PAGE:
Carry On

Exactly one month ago Apple reported their highest quarterly revenue ever. They also guided to growth of between 8.6% and 15.5% into the current (1st calendar) quarter. This guidance is illustrated as the right-most bar in the following graph:

Note that the growth is relative to the year-ago quarter. The quarter was almost a third over by the time the issuance of guidance but less than three weeks later the company withdrew their guidance. The company did not issue new guidance.

The reasons given were both a restricted supply and a disruption in demand due to the COVID-19 viral outbreak. That outbreak paralyzed China and in the 10 days since has come to threaten the world.

Apple was the first company to warn about the impact of the virus on its business but not the last. The market reaction was muted. Mysteriously, the market seems to be reacting to the outbreak at this later time even though the dynamics of the epidemic were foreseeable.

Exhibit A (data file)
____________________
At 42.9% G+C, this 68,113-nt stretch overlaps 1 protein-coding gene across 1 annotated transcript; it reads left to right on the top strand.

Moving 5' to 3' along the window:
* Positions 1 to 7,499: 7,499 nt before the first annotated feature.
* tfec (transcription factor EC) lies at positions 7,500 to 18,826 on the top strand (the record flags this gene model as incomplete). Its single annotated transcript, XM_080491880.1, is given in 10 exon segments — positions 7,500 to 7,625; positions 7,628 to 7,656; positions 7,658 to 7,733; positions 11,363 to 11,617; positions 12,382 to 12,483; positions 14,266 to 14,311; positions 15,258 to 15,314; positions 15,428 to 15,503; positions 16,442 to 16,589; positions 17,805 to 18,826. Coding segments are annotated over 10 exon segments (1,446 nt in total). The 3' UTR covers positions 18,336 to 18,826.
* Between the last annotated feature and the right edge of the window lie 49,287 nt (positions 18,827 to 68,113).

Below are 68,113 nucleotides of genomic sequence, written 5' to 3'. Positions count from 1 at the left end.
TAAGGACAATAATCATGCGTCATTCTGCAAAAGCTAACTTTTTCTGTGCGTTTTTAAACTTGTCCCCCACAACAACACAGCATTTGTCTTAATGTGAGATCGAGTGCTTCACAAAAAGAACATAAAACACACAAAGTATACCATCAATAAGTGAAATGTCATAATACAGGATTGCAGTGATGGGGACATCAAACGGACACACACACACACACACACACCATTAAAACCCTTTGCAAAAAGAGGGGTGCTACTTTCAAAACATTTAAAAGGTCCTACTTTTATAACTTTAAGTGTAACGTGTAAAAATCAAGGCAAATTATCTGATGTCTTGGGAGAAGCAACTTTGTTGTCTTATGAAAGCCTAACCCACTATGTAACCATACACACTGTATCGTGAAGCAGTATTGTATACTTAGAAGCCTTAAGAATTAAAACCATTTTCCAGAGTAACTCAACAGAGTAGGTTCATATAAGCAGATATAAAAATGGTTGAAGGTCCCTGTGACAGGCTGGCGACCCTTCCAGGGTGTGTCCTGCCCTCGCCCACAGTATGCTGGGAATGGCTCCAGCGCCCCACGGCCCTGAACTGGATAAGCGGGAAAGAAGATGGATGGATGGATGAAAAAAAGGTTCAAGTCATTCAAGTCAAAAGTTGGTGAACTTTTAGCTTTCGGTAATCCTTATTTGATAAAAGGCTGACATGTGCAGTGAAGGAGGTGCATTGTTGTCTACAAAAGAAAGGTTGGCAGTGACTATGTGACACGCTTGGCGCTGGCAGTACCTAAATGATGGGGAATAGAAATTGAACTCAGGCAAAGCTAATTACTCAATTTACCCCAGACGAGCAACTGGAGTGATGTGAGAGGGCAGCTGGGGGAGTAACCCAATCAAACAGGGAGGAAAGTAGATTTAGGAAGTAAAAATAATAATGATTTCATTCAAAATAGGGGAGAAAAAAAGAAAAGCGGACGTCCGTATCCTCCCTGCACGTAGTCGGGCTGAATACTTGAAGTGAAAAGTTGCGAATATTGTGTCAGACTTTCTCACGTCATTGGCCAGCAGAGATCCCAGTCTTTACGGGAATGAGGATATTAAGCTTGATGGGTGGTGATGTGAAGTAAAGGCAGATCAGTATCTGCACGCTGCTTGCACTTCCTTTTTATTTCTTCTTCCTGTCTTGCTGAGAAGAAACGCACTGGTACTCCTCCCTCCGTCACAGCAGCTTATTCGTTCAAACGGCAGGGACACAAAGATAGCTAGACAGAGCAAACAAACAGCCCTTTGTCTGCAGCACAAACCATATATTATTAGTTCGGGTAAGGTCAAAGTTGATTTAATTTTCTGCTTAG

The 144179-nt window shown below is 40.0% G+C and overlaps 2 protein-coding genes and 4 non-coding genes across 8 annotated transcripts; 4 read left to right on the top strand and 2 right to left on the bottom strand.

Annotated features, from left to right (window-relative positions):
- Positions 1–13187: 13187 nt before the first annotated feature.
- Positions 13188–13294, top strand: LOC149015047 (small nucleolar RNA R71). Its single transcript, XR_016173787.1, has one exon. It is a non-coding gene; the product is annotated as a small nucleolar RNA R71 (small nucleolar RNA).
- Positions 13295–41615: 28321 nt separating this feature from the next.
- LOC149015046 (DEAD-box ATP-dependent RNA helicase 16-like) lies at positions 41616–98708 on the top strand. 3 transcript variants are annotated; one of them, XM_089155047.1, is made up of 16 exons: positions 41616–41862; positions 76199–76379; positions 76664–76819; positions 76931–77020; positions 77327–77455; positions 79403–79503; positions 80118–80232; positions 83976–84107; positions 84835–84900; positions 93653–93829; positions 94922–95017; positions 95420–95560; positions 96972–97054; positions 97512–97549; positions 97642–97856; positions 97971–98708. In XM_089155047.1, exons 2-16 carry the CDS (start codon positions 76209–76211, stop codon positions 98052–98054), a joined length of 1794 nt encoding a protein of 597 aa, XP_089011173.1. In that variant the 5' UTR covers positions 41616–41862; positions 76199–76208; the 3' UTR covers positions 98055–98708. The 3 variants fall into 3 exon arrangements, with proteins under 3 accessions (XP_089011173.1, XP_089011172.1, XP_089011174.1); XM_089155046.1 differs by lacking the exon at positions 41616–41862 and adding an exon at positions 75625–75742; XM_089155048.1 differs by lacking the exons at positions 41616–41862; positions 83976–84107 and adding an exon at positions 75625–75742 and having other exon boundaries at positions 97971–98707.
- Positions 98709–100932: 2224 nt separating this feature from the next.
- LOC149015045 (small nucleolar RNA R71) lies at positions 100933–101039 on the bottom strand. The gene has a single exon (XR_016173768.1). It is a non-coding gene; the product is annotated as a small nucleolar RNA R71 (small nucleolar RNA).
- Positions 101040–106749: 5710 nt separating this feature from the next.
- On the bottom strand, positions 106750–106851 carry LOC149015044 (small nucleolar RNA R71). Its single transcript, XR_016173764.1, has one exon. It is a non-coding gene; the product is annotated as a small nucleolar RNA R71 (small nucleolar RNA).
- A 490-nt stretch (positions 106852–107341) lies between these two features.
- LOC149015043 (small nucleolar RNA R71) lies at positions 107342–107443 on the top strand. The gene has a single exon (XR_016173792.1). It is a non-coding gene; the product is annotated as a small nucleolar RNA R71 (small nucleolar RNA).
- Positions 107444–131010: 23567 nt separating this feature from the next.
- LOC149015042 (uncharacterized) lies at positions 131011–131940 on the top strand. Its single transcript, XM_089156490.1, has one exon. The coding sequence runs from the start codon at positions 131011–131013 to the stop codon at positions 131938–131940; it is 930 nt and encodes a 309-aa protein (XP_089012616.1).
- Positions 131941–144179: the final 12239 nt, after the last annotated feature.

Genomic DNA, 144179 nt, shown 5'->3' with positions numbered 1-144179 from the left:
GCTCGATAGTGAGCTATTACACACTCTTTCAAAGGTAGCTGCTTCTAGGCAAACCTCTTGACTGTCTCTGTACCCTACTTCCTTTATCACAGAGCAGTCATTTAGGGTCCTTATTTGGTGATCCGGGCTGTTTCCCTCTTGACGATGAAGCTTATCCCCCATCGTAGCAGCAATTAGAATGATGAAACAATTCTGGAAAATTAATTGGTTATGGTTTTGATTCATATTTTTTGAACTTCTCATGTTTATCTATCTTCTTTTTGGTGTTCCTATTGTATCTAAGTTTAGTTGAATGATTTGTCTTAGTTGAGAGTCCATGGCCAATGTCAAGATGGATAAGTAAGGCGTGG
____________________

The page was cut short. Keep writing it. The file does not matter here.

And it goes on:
The question of impact on the business is still open but I’d like to reflect a bit on the impact of any number of possible disasters or “acts of God” on any business.

The greatest catastrophes in history were wars and pandemics. In the 20th century in particular there were two world wars and one large pandemic in 1918. Add to that a depression and you would think that century was cursed.

And yet, these crises merely delayed technologies. They did not eliminate them or the companies which introduced them. For example, the introduction of Television was delayed by WWII and the adoption of the automobile was paused. At the same time new innovations were introduced including plastics, radar and microwaves and jumps in manufacturing productivity. The 1918 flu was followed by the roaring 20’s and WWII by the post-war boom years. The 20th century came to be celebrated as the most innovative time in history, a time when standards of living and prosperity exploded.

It’s not prudent to ignore a pandemic but it’s not prudent to contemplate an apocalypse will follow. Demand deferred is not demand destroyed. Civilization is fundamentally able to absorb these shocks and it’s useful to look to history to see exactly how we managed to do so.